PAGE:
Meanwhile, the USA still has nearly 6,000 operational nuclear weapons, far beyond any rational need. (And TONS of weapons-grade plutonium, uranium, and other components, are “in storage” in places like Amarillo’s Pantex Nuclear Weapons Facility, 250 miles west of Oklahoma City, just off I-40.)
Opponents of new nuclear weapons successfully stopped development of the “bunker buster” nuclear bomb in recent years. We can’t afford to lose ground now by moving ahead with the Reliable Replacement Warhead. The United States should be showing leadership by DISMANTLING nuclear weapons, not attempting to build new ones.
The victory against “bunker buster” nukes proved that these battles can be won. But the issue requires action from citizens. That’s you.
Page 5 of this newspaper provides addresses, phone numbers, and fax numbers of all seven Members of Congress from Oklahoma. Contact our two Senators, and YOUR Representative to say “No More Nuclear Weapons.”
Your letter can simply say, “No more nuclear weapons. The USA should be dismantling nuclear weapons, not designing new ones. Stop development of any and all new nuclear weapons. No “theater-use” nuclear weapons. No Reliable Replacement Warheads (RRWs). No “bunker-buster” nuclear weapons. We must eliminate the perception that nuclear weapons are acceptable, in order to reduce the possibility that they would ever be used.”
You can also find the Council For A Livable World petition at www.clw.org.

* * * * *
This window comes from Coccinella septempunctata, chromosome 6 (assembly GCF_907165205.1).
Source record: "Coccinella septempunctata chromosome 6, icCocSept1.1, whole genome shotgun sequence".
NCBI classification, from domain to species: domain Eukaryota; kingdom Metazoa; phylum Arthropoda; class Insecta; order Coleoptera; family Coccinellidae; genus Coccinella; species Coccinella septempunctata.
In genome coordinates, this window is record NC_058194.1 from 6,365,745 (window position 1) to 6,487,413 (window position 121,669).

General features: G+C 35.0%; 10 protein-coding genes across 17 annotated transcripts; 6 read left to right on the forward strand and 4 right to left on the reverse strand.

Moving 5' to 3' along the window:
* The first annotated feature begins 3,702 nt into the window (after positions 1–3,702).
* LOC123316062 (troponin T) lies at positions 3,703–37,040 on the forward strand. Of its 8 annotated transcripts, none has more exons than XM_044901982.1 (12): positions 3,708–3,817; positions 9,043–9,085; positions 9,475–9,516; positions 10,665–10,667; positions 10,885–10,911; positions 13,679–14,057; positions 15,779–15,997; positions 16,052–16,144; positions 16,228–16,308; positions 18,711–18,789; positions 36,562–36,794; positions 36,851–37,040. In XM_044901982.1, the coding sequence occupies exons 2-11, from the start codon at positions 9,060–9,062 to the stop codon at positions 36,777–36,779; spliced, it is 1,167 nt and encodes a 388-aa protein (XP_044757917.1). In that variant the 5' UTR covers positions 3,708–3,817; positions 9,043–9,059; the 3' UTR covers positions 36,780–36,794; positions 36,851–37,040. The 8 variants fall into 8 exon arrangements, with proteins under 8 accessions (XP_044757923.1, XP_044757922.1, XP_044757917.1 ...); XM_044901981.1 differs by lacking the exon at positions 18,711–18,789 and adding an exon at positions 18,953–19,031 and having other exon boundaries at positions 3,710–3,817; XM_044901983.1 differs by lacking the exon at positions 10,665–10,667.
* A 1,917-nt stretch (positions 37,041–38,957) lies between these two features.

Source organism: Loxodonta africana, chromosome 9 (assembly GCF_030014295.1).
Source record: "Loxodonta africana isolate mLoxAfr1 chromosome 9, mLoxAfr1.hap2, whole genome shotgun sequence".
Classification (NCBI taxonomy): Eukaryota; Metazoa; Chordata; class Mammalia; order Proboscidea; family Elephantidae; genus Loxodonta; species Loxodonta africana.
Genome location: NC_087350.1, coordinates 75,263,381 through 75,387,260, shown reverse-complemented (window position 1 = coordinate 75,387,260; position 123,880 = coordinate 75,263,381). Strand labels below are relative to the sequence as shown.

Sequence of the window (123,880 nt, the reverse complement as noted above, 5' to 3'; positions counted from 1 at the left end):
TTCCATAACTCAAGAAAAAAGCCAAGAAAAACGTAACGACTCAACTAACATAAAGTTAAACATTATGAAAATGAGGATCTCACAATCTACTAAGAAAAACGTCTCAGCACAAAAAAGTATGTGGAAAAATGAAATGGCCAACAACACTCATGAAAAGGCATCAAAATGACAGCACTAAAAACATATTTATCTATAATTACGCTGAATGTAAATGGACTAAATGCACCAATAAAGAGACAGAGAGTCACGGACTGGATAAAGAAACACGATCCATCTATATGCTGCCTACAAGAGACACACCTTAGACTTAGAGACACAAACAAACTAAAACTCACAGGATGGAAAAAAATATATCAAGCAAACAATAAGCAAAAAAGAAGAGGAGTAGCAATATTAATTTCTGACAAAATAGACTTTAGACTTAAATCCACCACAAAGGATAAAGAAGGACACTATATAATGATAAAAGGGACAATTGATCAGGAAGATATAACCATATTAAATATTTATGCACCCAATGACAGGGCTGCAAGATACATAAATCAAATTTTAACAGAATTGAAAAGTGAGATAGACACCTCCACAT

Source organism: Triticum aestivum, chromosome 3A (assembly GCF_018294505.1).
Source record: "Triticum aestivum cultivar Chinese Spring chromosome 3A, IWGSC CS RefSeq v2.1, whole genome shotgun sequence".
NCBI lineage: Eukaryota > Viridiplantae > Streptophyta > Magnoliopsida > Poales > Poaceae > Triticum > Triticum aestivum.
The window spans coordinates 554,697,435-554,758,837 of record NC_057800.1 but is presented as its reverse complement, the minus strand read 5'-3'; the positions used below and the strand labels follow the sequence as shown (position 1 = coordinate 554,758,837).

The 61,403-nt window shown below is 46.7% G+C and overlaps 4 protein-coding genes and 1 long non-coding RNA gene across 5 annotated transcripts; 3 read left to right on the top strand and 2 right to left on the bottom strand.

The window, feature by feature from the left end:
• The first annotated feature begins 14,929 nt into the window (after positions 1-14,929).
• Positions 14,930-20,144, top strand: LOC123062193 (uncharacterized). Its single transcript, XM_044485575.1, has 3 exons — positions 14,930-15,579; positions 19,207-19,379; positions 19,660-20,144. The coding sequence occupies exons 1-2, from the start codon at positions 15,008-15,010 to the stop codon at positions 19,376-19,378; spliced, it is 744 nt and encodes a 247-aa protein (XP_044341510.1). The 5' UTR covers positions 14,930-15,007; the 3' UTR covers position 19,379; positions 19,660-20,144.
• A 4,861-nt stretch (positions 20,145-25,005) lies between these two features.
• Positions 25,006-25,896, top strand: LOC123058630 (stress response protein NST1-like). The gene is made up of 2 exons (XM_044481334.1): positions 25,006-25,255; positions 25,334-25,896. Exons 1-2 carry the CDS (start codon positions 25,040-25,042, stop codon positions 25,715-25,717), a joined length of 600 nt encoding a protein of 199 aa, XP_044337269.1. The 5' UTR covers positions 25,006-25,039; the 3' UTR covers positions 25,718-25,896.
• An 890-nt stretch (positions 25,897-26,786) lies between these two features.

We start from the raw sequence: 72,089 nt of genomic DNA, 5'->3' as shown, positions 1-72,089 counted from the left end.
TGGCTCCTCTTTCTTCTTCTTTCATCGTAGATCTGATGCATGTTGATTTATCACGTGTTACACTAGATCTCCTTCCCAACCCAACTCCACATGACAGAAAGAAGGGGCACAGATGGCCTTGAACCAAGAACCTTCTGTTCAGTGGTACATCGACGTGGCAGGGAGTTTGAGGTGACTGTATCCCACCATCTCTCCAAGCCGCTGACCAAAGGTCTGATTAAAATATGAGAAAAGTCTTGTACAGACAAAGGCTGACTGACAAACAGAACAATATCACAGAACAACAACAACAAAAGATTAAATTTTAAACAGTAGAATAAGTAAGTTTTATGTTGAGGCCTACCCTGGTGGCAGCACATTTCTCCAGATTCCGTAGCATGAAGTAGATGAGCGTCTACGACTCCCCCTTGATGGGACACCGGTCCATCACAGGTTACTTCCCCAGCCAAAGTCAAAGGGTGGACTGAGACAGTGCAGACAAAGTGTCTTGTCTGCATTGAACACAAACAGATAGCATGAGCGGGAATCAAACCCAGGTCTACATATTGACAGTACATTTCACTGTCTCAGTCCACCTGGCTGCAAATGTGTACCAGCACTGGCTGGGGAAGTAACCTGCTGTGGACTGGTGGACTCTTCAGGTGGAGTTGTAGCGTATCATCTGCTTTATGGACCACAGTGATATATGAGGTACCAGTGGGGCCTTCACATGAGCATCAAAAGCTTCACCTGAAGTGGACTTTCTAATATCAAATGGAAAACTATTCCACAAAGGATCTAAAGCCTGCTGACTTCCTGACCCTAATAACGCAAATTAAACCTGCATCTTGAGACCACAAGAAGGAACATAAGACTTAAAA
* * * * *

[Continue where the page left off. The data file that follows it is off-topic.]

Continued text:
(URL for the petition is actually www.clw.org/action/petitions/stop_rrw )
Oklahoma Peace Strategy Newspaper, May 2007
A blizzard of activities for social justice and peace in recent months, both locally and nationally, reflect growing passion among citizens to end and reverse the US occupation of Iraq – but more – to return to the truly American values of democracy, peace, and justice for all. It has been a dizzying and exhilarating time. Let’s hope this energy builds and expands!
Once upon a time, it was possible for a person to attend almost every peace and justice event in central Oklahoma. Now, events, lectures, workshops and films are scheduled north, south, east, and west, often on the same evening. Did you go to hear Jane Goodall at OCU, or journalist Anthony Shadid reporting at the Unitarian Church speaking about shoddy media coverage of the Iraq War? Or perhaps you just rested up so you could go the next evening to hear Lt. Col. Robert M. Bowman, USAF (ret) speak for peace at Mayflower Church. There is a lot going on!
Sat, March 17 Peace Rally:
On Saturday, March 17, marking four years of war in Iraq, some 400 Oklahomans gathered for a peace rally on the State Capital Plaza, for music, reading the names of fallen Oklahomans, and listening to notable opinion leaders speak for peace. Music by the Electric Primadonnas welcomed folks to the plaza, where tables of information were set up by the Peace House, CodePink, Veterans for Peace, and the Department of Peace Campaign. Speaking were State Senator Connie Johnson, Rep. Anastasia Pittman, USAF Col (ret) Katherine Schierman, Iraq Veteran Brandon Jackson, Gold Star family Warren, Kay, and Jamie Blake Henthorn, and Rev. Dr. Robin Meyers of Mayflower Congregational Church. Dr. Meyers invited people to come forward to read names of the more than 50 Oklahomans who have died in Iraq, and a gong was sounded after each name was read. Dr. Meyers’ comments are posted at: www.peacehouseok.org.
Sun, Mar 18, Spiritual Walk for Peace: